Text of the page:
Congress must modernize foreign affairs programs for 21st century challenges

By Kurt Couchman

In 2003, while Apple was launching iTunes, the U.S. launched the Iraq invasion and the Department of Homeland Security. It’s also the last time that key State Department and foreign operations programs were authorized to be funded, although they continue as long as Congress keeps breaking its own rules and giving them money. This includes staff compensation and the operations of embassies and consular posts throughout the world, including diplomatic relations, visa processing, assistance to Americans abroad, and much more.

The U.S. Agency for International Development was last authorized in 1987. That year, Margaret Thatcher won a third election to be prime minister of Great Britain. Meanwhile, the current chair of the House Armed Services Subcommittee on Emerging Threats and Capabilities celebrated her third birthday.

The Emergency Refugee and Migration Assistance Fund was last authorized in 1962, two years after The Beatles got together, but it continues to be funded.

Lapsed authorizations are reaching disturbing proportions. When the House Appropriations Subcommittee on State and Foreign Operations produced its annual spending bill last July, the committee report showed that 95 percent of proposed spending—now $57 billion—lacked an active authorization.

Chairman Ed Royce (R-CA) of the House Committee on Foreign Affairs and Chairman Bob Corker (R-TN) of the Senate Committee on Foreign Relations seem to want to advance reauthorizations. Unfortunately, they haven’t made much headway yet. Several bills—now public laws—have begun chipping away at the backlog, but much more should be done.

On July 27, the Senate Foreign Relations Committee marked up and approved the Department of State Authorities Act, Fiscal Year 2018. The 90-page bill includes management reforms, statements of principle, and 15 pages on combating corruption abroad. It lacks, however, any authorization of appropriations, or indeed, anything hinting at controversy.

Revising and updating programs regularly is a welcome development, and the committees deserve credit for their efforts over the last few years. But the world has changed so dramatically in the last few decades that minor tweaks are insufficient. Major reforms are needed to confront 21st century challenges.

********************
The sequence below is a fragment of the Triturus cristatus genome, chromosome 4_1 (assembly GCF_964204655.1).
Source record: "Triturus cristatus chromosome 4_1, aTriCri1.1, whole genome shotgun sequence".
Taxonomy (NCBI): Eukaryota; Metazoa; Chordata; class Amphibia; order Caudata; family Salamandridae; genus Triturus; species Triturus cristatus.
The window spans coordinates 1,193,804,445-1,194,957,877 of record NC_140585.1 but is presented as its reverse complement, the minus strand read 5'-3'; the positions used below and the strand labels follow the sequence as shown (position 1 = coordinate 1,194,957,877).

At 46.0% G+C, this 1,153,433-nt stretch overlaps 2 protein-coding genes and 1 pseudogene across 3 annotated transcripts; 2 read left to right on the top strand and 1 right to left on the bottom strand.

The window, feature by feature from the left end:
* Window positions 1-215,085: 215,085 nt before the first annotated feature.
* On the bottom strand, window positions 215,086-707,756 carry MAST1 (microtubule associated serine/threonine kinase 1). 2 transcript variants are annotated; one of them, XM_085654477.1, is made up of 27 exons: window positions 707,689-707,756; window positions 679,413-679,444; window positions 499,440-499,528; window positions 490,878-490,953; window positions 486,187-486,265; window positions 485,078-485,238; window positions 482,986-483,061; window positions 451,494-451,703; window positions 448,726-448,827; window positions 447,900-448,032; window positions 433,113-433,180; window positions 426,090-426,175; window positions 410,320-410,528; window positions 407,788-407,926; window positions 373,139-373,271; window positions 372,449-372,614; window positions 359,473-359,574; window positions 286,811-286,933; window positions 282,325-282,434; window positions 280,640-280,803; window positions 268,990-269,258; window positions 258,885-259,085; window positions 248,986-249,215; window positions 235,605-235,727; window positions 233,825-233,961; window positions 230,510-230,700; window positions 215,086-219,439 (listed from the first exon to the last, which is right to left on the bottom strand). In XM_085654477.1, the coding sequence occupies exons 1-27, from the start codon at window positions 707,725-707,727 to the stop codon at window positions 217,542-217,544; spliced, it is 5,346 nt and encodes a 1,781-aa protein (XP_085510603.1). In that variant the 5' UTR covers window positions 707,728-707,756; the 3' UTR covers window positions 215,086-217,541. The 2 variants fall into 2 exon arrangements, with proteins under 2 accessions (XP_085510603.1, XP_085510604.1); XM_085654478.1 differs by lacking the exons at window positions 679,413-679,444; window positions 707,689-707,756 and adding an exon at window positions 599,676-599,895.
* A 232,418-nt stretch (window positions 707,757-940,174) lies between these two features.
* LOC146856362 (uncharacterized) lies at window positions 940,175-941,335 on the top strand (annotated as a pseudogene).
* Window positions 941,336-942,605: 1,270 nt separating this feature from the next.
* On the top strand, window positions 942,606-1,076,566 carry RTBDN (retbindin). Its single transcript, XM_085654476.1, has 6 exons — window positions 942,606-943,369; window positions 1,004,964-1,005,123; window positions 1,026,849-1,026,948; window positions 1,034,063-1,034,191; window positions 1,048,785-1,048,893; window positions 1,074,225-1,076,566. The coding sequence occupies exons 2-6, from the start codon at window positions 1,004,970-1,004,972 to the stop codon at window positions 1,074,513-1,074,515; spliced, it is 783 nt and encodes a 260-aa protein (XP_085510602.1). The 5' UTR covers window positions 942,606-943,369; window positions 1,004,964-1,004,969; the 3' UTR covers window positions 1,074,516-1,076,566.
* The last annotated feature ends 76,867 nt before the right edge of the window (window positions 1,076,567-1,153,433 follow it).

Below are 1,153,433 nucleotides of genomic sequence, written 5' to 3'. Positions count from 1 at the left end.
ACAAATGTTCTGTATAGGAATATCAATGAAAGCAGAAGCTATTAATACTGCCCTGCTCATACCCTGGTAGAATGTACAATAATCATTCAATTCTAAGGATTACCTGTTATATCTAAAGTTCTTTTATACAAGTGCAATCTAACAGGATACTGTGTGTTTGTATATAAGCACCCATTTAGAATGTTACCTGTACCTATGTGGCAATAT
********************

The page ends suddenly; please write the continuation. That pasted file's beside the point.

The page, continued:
The State Department was the first federal department created under the Constitution on July 27, 1789, followed shortly by Treasury and War (now Defense). Thomas Jefferson was the first Secretary of State.

Diplomacy is a crucial role for the federal government. In 2013, then-CentCom Commander James Mattis (our current Secretary of Defense) told the Senate Armed Services Committee:

If you don’t fund the State Department fully, then I need to buy more ammunition ultimately. So I think it’s a cost benefit ratio. The more that we put into the State Department’s diplomacy, hopefully the less we have to put into a military budget.

Meanwhile, the Department of Defense and related activities ($599 billion) have been reauthorized every single year since 1962 through national defense authorization acts (NDAAs). It should be. So should other important functions.

America’s foreign policy is much more than military capabilities. A balanced strategy requires Congress to ensure that diplomacy, aid, trade, travel, and other programs are also well-suited for the modern world and our place in it. Without periodic updates, the authorities become outdated. Members of Congress lose familiarity with core tools for advancing Americans’ security, freedom, and prosperity.

Why this dysfunction?

One factor is the relative lack of member interest. Members want to get re-elected, and that requires votes and campaign contributions. Foreign assistance is one of the few areas that voters want to cut, and they think America spends far more on it than it really does, so diligently working to update those programs might not help much with voters. Most campaign contributions have little to do with advancing peace, prosperity, and human dignity around the world.

The congressional process also deserves blame. It takes a lot of time to advance legislation on the Senate floor unless it’s almost completely unobjectionable. That time is usually more politically beneficial to spend on domestic issues. Even in the House, passing a status quo reauthorization bill would be controversial.

Adding the reforms to modernize these programs—build on what works, wind down what doesn’t—would be more challenging. The difficulty is further increased by committee membership—at least among House Foreign Affairs Committee Republicans—being substantially more conservative than House Republicans as a whole.

Even so, Congress might be able to bite the bullet and do its job if the programs would otherwise terminate without authorization. But they don’t. Every year these programs continue on autopilot—contrary to House and Senate rules—through appropriations legislation or continuing appropriations resolutions.

Whatever the answer is, foreign policy should be updated. Diplomacy, aid, trade, and other peaceful contacts are the predominant ways that Americans interact with other people throughout the world. Regular congressional attention would help advance a balanced foreign policy and ensure that diplomats and other foreign affairs professionals have the support—and oversight—they need to succeed.

Kurt Couchman is the vice president of public policy at Defense Priorities and previously served as a policy expert in congressional offices. Most recently, he was legislative director for a Republican member of the House of Representatives. Follow him on Twitter @KurtCouchman.

This piece was originally published by Stars and Stripes on September 1, 2017. Read more HERE